On the 9th of November Sheridan drew back to Kernstown, meaning to go into winter quarters. Early eagerly followed as far as Middletown, intent on discovering what this might mean; but when, on the 12th, Torbert once more fell upon the unfortunate cavalry of Rosser, on both flanks of the Confederate position, and completely routed it, while Dudley, advancing with his brigade (1) in support of the cavalry, showed that Sheridan was ready to give battle, the Confederate commander became satisfied that Sheridan had sent no troops to Petersburg. Sheridan made all his arrangements to attack Early on the morning of the 13th, but Early did not wait for this, and when the sun rose he was again far on the way to New Market. It was during Dudley's movement that the Nineteenth Corps suffered its last loss in battle, the 29th Maine having one man wounded, by name Barton H. Ross.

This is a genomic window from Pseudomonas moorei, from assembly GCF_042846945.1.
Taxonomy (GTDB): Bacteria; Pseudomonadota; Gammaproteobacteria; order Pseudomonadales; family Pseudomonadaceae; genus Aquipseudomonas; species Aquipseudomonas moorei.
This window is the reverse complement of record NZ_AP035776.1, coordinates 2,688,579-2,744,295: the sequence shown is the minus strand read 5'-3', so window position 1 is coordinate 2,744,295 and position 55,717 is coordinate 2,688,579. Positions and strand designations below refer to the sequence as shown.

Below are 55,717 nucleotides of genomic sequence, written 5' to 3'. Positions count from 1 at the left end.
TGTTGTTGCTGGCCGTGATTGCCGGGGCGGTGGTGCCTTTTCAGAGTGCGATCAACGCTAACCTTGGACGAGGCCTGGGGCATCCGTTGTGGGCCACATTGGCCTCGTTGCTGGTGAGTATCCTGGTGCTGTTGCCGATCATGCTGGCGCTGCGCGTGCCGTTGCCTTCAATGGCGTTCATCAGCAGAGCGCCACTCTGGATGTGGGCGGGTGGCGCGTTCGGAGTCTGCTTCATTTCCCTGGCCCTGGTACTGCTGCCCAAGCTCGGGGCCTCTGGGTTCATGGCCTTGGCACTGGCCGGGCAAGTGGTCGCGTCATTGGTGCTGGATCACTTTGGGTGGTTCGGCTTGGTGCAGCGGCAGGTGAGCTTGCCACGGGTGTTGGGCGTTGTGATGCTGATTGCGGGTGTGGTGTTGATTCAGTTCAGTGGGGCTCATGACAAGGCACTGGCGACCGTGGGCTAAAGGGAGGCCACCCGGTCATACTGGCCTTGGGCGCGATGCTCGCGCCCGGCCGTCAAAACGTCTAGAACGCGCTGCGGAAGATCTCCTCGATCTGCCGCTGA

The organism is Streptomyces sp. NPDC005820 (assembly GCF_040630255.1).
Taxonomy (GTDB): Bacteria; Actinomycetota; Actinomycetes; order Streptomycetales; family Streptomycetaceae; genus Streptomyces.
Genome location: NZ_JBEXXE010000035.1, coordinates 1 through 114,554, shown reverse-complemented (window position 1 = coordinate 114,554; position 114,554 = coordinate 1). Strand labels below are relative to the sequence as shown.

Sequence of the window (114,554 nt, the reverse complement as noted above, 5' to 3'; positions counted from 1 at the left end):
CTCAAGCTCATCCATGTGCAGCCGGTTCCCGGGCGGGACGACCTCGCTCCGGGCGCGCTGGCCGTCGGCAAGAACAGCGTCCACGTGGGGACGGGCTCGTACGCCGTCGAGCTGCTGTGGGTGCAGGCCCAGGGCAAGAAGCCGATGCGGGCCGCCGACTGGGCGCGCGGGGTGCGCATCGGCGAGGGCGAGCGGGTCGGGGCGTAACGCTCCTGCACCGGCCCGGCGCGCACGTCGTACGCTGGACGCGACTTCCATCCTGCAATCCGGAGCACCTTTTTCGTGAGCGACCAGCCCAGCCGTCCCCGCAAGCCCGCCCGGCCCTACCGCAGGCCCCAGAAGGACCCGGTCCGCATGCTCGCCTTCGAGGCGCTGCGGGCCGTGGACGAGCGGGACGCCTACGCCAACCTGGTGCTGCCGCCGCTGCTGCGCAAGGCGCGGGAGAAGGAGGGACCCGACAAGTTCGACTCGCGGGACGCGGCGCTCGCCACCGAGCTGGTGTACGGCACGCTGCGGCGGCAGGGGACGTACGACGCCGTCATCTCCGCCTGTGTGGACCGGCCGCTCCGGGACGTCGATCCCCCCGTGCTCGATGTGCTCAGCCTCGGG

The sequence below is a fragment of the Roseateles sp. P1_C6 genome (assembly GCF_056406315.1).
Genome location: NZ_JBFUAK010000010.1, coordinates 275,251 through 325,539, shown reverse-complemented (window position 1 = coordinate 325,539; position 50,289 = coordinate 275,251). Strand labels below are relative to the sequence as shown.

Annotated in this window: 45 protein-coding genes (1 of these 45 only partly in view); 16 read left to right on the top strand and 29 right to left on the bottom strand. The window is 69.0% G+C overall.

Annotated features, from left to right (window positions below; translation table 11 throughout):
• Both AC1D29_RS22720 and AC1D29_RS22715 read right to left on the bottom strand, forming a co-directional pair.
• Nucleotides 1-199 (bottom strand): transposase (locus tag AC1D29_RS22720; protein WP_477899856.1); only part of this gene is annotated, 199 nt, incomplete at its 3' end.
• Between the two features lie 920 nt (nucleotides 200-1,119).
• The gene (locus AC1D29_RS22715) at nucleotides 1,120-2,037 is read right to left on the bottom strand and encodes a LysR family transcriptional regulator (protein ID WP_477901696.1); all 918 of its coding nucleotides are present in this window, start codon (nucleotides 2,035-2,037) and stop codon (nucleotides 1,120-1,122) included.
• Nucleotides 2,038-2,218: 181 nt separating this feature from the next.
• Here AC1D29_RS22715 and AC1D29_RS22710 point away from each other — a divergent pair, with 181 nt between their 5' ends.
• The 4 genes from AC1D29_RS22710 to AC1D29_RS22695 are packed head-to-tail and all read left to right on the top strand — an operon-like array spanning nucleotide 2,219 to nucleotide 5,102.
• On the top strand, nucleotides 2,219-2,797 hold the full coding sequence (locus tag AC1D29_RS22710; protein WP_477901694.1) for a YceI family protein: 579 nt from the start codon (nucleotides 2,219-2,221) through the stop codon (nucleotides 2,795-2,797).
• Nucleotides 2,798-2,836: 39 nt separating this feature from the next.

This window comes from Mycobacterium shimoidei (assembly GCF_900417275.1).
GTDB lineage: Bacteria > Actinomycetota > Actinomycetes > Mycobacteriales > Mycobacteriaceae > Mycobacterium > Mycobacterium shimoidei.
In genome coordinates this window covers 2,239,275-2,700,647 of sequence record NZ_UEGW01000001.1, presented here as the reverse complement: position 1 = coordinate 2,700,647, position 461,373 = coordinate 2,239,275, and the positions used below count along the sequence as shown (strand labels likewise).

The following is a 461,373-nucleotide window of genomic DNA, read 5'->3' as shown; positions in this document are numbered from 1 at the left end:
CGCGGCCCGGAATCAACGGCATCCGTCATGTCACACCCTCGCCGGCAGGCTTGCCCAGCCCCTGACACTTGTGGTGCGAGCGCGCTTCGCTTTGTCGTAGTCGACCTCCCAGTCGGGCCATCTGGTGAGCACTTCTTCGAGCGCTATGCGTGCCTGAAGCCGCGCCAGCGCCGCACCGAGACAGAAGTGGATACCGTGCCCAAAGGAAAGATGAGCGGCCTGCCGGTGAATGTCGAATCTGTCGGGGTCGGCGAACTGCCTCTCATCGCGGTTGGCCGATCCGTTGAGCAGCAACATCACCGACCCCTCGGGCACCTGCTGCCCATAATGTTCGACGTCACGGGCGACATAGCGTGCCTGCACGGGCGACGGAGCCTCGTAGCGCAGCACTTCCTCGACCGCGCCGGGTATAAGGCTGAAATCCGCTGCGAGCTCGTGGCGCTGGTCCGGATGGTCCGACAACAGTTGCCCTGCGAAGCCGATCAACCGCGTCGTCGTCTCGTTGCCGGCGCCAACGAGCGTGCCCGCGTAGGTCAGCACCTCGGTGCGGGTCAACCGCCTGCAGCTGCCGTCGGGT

When the approach of winter made active operations in the valley impossible, Lee, who had already detached Kershaw, called back to the defence of Richmond and Petersburg the whole of Early's corps, and at the same time, almost to the very day, Grant called on Sheridan for the Sixth Corps. Thus in the second week of December Wright rejoined the Army of the Potomac. Soon afterward Crook's command was divided and detached to Petersburg and West Virginia, leaving only Torbert and Emory with Sheridan in the valley. Early, his force reduced to Wharton and Rosser, went into winter quarters at Staunton, with his outposts at New Market and a signal party on watch at the station on Massanutten.